Martha Berger is always on the go.
“She has more of a social life than the rest of us put together,” said Jan Leonard, one of Berger’s grand nieces.
But, next week will be busier than usual for the longtime Carson City resident.
On Oct. 23, Berger — who is known as Betty to friends and Aunt Betty to her many relatives — is celebrating her 100th birthday.
Her friends and family, which includes five generations and probably as many members as years Berger is celebrating, are hosting a party at First Presbyterian Church to mark the day.
A special guest is Rep. Mark Amodei, who is expected to attend to present Berger with a flag once flown from the Capitol Building. Gov. Brian Sandoval has already sent a certificate of recognition to commemorate the milestone.
No one is more deserving of the honor, says her family.
“She has the biggest heart in the world,” said Lisa Yenter, another grand niece.
Berger moved to Carson City from Wyoming about 85 years ago.
“Dad had asthma and wanted a change in climate,” said Berger.
Her father was a barber, her mother the buyer for The Dress Shop downtown, and Berger, who graduated from Carson High School, was an only child.
Then she met Clarence Berger, the youngest of seven children.
“She married into a great big tribe,” said Dawn Berger, Berger’s grand niece.
The couple spent four years in San Francisco while Clarence served in the Marine Corps during World War II.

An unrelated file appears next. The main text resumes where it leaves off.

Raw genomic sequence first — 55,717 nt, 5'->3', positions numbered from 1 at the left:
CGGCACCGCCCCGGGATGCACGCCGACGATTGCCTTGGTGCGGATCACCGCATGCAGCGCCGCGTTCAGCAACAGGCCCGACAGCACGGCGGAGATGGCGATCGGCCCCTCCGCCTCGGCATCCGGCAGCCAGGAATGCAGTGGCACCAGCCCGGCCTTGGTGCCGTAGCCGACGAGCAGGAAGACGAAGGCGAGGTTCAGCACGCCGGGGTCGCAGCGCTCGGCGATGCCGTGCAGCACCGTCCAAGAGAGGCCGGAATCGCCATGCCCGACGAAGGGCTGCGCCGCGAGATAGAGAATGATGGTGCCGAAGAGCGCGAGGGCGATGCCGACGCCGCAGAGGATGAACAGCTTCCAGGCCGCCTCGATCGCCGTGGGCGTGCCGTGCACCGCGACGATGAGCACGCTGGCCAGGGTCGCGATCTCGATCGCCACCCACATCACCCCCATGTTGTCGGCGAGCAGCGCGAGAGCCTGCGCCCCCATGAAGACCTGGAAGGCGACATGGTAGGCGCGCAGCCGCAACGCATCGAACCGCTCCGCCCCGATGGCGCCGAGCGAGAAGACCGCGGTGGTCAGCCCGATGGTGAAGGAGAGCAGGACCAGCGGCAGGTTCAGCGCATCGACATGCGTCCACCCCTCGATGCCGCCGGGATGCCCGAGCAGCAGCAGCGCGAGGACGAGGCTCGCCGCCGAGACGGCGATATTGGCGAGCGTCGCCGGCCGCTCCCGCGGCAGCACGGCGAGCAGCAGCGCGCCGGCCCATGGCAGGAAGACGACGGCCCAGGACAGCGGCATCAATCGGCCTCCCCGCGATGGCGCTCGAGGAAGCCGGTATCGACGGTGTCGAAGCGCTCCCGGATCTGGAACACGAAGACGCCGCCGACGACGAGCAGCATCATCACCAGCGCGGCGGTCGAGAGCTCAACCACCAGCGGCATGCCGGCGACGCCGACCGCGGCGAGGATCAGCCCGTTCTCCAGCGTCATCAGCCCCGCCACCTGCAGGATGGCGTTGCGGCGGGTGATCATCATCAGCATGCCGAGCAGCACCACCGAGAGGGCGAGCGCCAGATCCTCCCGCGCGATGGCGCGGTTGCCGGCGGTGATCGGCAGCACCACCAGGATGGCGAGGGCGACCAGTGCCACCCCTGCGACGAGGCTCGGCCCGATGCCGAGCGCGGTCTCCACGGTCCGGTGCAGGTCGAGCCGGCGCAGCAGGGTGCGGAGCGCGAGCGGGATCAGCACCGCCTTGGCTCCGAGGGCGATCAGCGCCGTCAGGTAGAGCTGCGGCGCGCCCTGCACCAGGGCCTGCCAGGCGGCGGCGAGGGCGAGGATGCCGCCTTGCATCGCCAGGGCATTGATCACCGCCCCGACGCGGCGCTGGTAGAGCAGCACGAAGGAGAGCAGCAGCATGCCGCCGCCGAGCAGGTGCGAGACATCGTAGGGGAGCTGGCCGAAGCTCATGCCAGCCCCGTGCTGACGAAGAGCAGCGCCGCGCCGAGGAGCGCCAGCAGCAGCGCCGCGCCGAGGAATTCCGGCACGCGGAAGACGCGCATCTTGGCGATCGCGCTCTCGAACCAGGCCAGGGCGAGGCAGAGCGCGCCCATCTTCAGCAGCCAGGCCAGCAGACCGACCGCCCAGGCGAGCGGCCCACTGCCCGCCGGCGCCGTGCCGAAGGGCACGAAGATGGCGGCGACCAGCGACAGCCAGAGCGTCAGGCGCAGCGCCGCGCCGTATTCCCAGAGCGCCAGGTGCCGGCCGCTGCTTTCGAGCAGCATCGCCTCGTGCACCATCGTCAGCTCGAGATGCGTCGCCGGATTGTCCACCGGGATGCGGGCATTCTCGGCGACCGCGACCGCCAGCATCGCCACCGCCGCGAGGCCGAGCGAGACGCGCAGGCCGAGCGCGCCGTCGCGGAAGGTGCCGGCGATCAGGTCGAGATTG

They returned to Carson City, and moved into a new brick house. Clarence worked in the U.S. Post Office and Betty worked for 10 years in a bank at Carson and Telegraph streets, then went to work for the state doing accounting and payroll for 31 years until she retired.
Berger has barely slowed down since.
Soon after retiring, she enrolled in painting classes at the Brewery Arts Center, and today her own accomplished oil paintings line the walls of her house.
“When you finish a picture you think, ‘Well, this is OK,’” said Berger pointing to her favorite painting.
She hasn’t painted as much since her husband, Clarence, passed away a dozen years ago.
Berger traveled to Germany, Spain, Italy, England, and Portugal, most often with a German woman who lived with the Berger’s during her last years of high school in Carson City and who remains a good friend.
Until a few years ago, when she broke her hip, Berger practiced yoga regularly and can still show off a few poses that would challenge someone half her age.
“I hurt my back a few years ago. This is when she was 95 and she started showing me all these yoga moves that I couldn’t do,” said grand niece Dawn Berger.
She has always had dogs, ever since returning to Carson City after the war, and plans to soon adopt another dog now that Charlie Brown, her 14 year-old rescued beagle, died a month ago.
“When Clarence was alive, Charlie Brown would howl when I went to the store,” said Berger.
And she only recently stopped driving.
“I got an extra year in there,” Berger said.
Despite that, Berger is always busy. She subs in a weekly bridge game that includes friends Gertrude Gottschalk, 102, and Patricia Holub, 95. She eats lunch every week with another friend, Julie Wangberg, 97. And she attends Leisure Hour Club events and a monthly lunch with her Christian widows group.
And, of course, she spends time with her many relatives, even the littlest ones like Leonard’s seven grandchildren.
“They all know Aunt Betty,” said her grand niece.